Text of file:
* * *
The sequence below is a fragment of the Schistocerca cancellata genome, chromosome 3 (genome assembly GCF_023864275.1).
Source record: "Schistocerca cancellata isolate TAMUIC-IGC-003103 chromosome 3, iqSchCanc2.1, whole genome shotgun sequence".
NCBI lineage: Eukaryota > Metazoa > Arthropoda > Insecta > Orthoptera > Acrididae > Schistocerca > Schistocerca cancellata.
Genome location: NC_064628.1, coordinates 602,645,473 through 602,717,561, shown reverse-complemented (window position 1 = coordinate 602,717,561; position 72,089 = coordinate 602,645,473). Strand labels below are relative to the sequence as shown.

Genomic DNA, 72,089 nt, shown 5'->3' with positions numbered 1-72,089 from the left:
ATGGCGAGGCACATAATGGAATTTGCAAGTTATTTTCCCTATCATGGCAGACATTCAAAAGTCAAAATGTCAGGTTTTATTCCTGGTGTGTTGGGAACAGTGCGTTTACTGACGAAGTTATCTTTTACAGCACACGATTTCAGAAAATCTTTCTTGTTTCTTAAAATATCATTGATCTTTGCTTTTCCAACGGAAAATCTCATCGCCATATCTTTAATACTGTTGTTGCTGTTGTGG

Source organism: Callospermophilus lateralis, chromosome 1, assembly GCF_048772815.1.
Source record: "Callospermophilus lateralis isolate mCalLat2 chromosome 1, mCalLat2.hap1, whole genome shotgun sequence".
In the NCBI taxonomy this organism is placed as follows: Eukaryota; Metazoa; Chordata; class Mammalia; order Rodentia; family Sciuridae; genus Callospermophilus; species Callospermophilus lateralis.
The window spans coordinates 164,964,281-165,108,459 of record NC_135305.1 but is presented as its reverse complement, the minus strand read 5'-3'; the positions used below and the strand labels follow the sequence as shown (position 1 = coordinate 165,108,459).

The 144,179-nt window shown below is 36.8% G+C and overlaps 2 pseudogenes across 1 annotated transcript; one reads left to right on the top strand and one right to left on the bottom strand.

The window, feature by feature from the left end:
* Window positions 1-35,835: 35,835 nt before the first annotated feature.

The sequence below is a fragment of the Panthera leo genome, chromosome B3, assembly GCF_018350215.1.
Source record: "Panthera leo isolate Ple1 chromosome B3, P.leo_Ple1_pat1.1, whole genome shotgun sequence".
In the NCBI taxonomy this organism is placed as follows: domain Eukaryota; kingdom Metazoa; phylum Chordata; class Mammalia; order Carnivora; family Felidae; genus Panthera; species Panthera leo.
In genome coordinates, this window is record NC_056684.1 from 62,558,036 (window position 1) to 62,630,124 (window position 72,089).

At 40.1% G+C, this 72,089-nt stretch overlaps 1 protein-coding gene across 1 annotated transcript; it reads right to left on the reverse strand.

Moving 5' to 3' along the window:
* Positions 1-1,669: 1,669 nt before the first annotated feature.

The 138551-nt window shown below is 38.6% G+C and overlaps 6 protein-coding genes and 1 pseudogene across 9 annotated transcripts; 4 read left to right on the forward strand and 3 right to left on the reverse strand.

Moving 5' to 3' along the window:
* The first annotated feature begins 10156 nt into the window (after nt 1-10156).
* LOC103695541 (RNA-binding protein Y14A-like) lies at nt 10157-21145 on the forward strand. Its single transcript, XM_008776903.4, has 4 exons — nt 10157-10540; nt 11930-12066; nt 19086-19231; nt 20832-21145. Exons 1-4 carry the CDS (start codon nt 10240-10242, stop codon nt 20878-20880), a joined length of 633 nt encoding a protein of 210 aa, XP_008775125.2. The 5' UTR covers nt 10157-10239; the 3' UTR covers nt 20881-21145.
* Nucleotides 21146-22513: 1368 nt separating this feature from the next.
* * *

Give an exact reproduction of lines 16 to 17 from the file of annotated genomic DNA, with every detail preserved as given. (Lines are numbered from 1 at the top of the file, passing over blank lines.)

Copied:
In the NCBI taxonomy this organism is placed as follows: domain Eukaryota; kingdom Metazoa; phylum Chordata; class Mammalia; order Carnivora; family Felidae; genus Panthera; species Panthera leo.
In genome coordinates, this window is record NC_056684.1 from 62,558,036 (window position 1) to 62,630,124 (window position 72,089).